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Cherry blossoms in Japan to bloom earlier, scientists say sign of climate crisis

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Photo: Japan Forward

Japan’s cherry blossom is a breathtaking sight to behold, enchanting thousands of locals and tourists every spring with its beautiful white petals that turn pink in early bloom.

The sakura flowers of Japan have always been a symbol of good luck and prosperity. This year though, they bloomed earlier than expected due to warm weather conditions, which scientists say will continue in the following years. 

Human-induced climate change has pushed the blooming of the sakura plants earlier than usual. According to the researchers from the Met Office in the UK and experts from the Osaka Metropolitan University of Japan, the climate crisis and the localized warmer temperatures made the “peak bloom” of the flowers happen 11 days earlier.

In 2021, the cherry blossom trees recorded their earliest flowering date in 1,200 years — making a full bloom on March 26, days ahead of its scheduled peak.

In a finding sent to the journal Environmental Research Letters on May 20, scientists predict that the early flowering dates will become more common. Rising temperatures in Japan contributes to this, researchers conclude. 

 

Japan’s temperature increased

 

One huge factor that contributes to extreme heat in the country is urbanization. Increased urbanization allows more buildings and roads to be created — these structures absorb more heat than the natural landscape in a phenomenon called the heat island effect.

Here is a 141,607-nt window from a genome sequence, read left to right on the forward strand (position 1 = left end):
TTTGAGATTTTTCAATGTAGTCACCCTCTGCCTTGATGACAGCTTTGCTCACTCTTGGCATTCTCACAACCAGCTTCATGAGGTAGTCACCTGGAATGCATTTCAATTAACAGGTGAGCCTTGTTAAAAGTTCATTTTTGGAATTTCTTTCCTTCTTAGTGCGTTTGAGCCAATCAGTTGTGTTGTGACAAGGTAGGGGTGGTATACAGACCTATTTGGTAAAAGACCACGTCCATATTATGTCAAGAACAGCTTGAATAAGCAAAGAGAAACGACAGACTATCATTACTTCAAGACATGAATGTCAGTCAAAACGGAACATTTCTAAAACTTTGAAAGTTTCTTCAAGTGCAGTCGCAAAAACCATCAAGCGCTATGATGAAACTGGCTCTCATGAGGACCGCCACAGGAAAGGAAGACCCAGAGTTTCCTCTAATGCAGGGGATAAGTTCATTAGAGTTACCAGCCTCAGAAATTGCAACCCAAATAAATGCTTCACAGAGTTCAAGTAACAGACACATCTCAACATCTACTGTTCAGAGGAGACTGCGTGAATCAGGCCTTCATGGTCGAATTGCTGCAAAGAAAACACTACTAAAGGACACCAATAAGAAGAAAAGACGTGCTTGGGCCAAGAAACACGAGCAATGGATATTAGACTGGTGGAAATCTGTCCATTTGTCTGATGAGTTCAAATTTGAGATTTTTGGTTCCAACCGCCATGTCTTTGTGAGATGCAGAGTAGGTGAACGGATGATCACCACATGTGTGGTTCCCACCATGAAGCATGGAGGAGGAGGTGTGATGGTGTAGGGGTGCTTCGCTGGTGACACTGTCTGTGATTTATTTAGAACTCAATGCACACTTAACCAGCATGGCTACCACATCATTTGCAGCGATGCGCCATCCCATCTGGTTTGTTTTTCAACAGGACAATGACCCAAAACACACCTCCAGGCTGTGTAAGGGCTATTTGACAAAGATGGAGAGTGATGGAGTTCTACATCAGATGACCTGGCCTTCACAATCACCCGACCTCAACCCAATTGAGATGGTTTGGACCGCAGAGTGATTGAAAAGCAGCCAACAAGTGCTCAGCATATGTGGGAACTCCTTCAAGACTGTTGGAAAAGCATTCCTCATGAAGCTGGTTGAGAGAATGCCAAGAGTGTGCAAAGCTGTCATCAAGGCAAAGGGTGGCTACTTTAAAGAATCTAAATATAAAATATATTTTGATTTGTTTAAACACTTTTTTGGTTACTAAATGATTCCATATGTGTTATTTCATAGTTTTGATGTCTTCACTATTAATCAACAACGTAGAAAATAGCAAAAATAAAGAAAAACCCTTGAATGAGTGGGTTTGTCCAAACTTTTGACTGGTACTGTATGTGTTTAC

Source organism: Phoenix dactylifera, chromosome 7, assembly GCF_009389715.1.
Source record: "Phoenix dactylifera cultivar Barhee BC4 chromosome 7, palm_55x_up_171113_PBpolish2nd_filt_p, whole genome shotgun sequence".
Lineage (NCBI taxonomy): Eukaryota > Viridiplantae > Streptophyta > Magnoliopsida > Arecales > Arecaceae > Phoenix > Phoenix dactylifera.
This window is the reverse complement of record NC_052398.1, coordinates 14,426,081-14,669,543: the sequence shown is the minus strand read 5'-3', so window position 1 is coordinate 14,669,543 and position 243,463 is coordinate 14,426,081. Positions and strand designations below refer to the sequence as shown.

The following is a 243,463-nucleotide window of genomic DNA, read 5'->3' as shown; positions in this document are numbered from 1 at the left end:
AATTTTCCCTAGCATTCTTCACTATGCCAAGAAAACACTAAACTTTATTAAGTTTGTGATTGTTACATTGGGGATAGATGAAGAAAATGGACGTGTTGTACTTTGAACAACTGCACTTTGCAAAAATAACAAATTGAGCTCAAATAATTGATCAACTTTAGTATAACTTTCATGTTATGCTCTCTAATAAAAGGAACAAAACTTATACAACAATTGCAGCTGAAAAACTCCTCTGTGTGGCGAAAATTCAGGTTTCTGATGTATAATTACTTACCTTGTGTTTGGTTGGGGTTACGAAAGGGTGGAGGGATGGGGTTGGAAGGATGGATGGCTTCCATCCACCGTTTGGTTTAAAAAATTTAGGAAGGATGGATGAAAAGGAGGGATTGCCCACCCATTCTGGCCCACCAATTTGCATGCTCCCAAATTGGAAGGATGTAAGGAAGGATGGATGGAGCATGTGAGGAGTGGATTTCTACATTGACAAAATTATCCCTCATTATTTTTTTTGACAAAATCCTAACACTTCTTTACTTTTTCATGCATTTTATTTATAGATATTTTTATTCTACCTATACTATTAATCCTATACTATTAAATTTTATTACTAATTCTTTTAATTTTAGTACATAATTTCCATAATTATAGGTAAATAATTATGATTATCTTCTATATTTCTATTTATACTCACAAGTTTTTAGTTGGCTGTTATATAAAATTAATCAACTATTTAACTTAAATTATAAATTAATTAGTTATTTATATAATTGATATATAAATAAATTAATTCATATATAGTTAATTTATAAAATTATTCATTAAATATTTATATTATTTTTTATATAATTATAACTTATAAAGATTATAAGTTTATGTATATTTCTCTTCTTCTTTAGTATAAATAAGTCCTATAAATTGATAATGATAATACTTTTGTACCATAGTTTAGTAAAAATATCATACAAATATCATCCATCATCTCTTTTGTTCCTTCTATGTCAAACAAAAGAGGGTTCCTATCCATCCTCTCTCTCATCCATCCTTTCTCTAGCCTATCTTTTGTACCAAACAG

“Our research shows that not only have human-induced climate change and urban warming already impacted the flowering dates of cherry blossom in Kyoto but that extremely early flowering dates, as in 2021, are now estimated to be 15 times more likely and are expected to occur at least once a century,” explained Dr. Nikos Christidis, Met Office’s lead author and climate scientist.

In addition, the scientists said that fossil fuel burning would push the cherry blossom season forward even by a whole week. They found that apart from urbanization, it’s also due to the massive burning of fossil fuels. They say if this continues, Japan should expect earlier peak blooms every year.

On another note, increasing temperatures will negatively affect the surrounding ecosystem. According to experts, it will affect the life cycles of plants and animals – the blooms of the cherry blossoms as an obvious example.

The growth and overall health of economically valuable crops and animals will also be disrupted, leading to challenges in food security and livelihood.

Based in LA, Alice Blake is a senior reporter for Kivo Daily. She primarily covers entrepreneurs.

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